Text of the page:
Florida Appellate Court Reverses Conspiracy Conviction Because of Improper Jury Instruction as to Members of the Conspiracy.
In the case of Morant v. State, 35 Fla. L. Weekly D339b (Fla. 1st DCA February 10, 2010) the court reversed a conviction for conspiracy to commit home invasion robbery with a firearm.
The defendant was charged with conspiring with Ms. Brooke Rushton to commit the crime of home invasion robbery with a firearm. The trial court instructed the jury that it could find the defendant guilty if evidence showed that the defendant conspired with Brooke Rushton "and/or another black male."
During the opening statement the prosecution argued that the appellant conspired with Ms. Rushton or "another black male."
The evidence from the alleged victim was that the appellant and two other black males entered her bedroom and proceeded to commit home invasion robbery.
There was no objection to the jury instruction by counsel for the defendant and therefore the appellate court had to consider whether the jury instruction was fundamental error. The appellate court noted that it was fundamental error when the jury is instructed that a defendant may be convicted for uncharged acts. It cited toTrahan v. State, 913 So. 2d 729, 729 (Fla. 5th DCA 2005). In Trahan, the Fifth District Court of Appeal found that fundamental error existed if the uncharged crime involved an alternative factual theory for proving the offense charged. Here, the charging document specifically narrowed the crime of conspiracy to conspiracy with a specific identified individual, that is, Ms. Rushton. The court held that it was fundamental error to allow the defendant to be convicted for conspiring with Ms. Rushton "and/or another black male."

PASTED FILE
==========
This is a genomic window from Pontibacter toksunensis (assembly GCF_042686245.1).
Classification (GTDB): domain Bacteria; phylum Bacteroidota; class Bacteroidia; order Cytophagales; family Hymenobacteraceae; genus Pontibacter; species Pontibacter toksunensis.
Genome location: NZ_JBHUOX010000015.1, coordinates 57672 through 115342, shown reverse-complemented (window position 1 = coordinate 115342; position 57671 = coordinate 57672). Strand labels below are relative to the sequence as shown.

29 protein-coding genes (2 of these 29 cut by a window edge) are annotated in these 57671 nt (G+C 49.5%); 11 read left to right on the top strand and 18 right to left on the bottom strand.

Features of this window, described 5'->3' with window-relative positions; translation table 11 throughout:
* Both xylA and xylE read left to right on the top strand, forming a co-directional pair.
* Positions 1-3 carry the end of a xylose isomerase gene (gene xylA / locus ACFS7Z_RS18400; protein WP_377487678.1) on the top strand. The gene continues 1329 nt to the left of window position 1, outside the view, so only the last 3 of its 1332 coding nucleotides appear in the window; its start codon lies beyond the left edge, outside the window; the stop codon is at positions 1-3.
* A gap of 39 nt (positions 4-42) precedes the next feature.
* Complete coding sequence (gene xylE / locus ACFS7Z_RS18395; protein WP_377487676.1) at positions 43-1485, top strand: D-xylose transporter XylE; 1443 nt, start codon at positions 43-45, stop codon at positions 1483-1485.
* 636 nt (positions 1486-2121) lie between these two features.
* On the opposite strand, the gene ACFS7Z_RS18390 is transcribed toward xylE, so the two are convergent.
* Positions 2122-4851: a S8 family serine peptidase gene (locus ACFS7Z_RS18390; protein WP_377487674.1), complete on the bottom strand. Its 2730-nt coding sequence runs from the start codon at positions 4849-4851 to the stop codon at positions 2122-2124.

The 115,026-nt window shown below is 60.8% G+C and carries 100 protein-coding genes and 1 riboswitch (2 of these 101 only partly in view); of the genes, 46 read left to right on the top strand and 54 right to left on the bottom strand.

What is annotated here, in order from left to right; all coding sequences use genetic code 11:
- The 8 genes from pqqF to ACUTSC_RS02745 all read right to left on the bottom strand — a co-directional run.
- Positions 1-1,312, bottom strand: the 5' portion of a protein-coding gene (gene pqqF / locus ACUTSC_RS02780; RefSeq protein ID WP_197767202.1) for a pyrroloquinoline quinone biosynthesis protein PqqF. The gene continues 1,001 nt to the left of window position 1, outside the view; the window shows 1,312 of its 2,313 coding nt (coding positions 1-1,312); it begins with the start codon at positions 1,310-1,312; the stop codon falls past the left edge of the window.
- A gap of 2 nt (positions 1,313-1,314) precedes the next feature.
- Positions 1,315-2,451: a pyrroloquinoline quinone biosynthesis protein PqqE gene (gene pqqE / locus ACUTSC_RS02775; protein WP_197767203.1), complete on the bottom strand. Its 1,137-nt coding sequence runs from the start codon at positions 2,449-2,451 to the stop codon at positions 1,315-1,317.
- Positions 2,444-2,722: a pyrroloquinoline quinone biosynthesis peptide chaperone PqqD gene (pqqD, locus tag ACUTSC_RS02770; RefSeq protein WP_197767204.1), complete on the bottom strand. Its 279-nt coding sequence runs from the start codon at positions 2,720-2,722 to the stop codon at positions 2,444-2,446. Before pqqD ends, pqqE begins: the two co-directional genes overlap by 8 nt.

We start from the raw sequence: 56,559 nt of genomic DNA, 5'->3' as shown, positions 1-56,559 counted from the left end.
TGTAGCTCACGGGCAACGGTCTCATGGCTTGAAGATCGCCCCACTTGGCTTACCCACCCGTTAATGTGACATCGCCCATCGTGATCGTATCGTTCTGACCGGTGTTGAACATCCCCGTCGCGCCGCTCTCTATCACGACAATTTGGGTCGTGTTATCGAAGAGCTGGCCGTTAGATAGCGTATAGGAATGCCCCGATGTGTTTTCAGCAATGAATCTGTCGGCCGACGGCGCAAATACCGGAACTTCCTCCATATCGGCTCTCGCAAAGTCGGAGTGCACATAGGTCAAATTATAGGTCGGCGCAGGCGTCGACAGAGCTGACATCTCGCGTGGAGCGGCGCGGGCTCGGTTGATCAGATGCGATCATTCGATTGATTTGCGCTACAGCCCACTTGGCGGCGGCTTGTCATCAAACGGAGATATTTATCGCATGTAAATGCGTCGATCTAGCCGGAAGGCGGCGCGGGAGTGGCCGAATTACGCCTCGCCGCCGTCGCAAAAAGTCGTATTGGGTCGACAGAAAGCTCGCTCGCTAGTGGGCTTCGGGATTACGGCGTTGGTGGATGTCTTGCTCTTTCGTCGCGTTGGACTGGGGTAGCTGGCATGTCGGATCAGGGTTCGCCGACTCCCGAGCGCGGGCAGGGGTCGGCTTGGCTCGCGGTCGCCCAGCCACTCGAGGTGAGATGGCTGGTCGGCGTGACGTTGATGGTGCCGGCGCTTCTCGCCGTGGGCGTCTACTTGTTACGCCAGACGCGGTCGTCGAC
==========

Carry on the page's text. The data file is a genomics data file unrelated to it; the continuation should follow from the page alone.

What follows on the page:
The jury instruction given, therefore allowed a conviction of a conspiracy different from the one charged which was a conspiracy between the defendant and Ms. Rushton and not the defendant and some other person.